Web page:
"Accordingly, pathogen inactivation processes that cause collagen damage may increase the rate of bone resorption. This may not, however, lead to bone remodeling. The collagen damage sometimes can result in the bone being replaced by undesirable fibrous tissue instead of bone. Bone that has been subjected to harsh treatments, such as autoclaving or high radiation doses, to sterilize the bone often resorbs quickly but is not replaced by host bone. These harsh treatments break down collagen in the bone but do so in a way that the implanted bone often causes chronic inflammation--the implanted bone having been replaced by fibrous tissue. For this reason, sterilization/viral inactivation treatments that damage collagen are generally limited in their time or harshness (low peroxide concentrations, low radiation doses, etc.) in order to reduce collagen damage. While such limiting does reduce collagen damage, it also compromises the effectiveness of the treatments.
"Thermal treatment of bone, for example by autoclaving or using dry heat, for sterilization is not typically done. Bone that has been sterilized by these techniques is generally found to be resorbed but not remodeled. Thus, while heating is simple, rapid, and leaves no chemical residues, the lack of remodeling following implantation of graft material has made it largely undesirable.
"It would be useful to have a method of sterilization without substantially degrading biological properties of the bone."
In addition to the background information obtained for this patent, NewsRx journalists also obtained the inventors' summary information for this patent: "A method of treating tissue that promotes remodeling and replacement by host tissue is provided. More particularly, in some embodiments, a method of degrading collagen in bone is provided.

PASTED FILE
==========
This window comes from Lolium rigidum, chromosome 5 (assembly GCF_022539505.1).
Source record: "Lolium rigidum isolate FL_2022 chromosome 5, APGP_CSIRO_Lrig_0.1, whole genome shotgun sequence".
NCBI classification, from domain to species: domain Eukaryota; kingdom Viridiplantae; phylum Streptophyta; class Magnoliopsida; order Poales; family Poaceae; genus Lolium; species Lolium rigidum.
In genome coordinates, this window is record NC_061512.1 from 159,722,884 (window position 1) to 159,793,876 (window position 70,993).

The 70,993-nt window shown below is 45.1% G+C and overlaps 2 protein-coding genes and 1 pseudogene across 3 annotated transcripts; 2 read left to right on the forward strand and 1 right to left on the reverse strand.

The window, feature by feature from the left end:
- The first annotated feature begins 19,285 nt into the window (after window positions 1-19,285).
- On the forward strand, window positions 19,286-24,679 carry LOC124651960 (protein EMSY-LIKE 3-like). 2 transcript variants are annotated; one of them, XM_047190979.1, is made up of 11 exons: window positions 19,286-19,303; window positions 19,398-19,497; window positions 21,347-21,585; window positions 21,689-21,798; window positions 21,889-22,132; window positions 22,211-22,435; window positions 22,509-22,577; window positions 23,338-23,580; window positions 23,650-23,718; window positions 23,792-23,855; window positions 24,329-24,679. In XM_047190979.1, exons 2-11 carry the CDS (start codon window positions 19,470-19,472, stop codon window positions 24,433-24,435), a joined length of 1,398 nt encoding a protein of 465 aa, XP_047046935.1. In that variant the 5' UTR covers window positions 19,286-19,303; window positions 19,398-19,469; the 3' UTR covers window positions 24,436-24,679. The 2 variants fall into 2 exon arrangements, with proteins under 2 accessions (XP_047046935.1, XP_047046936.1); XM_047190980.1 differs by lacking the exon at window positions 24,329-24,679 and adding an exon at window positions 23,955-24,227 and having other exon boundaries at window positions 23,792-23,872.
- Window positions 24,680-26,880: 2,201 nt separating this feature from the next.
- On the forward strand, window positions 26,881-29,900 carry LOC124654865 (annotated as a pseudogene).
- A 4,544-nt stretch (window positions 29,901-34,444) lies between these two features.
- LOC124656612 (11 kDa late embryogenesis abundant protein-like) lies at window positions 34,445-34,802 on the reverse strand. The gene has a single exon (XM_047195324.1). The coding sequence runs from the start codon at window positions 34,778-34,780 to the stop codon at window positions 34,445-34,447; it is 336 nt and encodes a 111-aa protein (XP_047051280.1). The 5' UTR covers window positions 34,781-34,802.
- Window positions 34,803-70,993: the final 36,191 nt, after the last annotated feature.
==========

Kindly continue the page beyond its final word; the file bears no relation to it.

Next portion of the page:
"In one embodiment, the method comprises providing tissue, preparing the tissue, and heating the tissue in the absence of oxygen. Heating the tissue in the absence of oxygen may comprise heating the tissue in a vacuum, heating the tissue in an inert atmosphere, heating the tissue in a reducing atmosphere, coating the tissue with a protective coating and heating the bone, or other suitable manner of heating the bone in the absence of oxygen.
"In another embodiment, the method comprises providing cortical bone, preparing the cortical bone, and treating the cortical bone to disrupt collagen structure of the cortical bone. After such treatment, the cortical bone retains at least approximately 30% of its original strength.
"In yet another embodiment, a tissue-based material treated to improve its remodeling characteristics is provided. The tissue-based material may comprise bone, tendon, skin, musculoskeletal tissue, or other soft tissue. Treatment may comprise heating the tissue, for example in the absence of oxygen, treating tissue with a chemical, or other. The tissue may be prepared prior to treatment by, for example, removing lipids or water from the tissue.
"In a further embodiment, the method includes treating tissue in a supercritical fluid. The method may be used to dry the tissue or to virally inactivate the tissue.
"While multiple embodiments are disclosed, still other embodiments of the present invention will become apparent to those skilled in the art from the following detailed description. As will be apparent, the method disclosed herein is capable of modifications in various obvious aspects, all without departing from the spirit and scope of the present teachings. Accordingly, the detailed description is to be regarded as illustrative in nature and not restrictive."
URL and more information on this patent, see: Shimp, Lawrence A.; Wei, Guobao; Behnam, Keyvan. Method of Treating Bone Tissue. U.S. Patent Number 8642061, filed
Keywords for this news article include: Surgery, Viruses, Virology, Treatment, Chalcogens,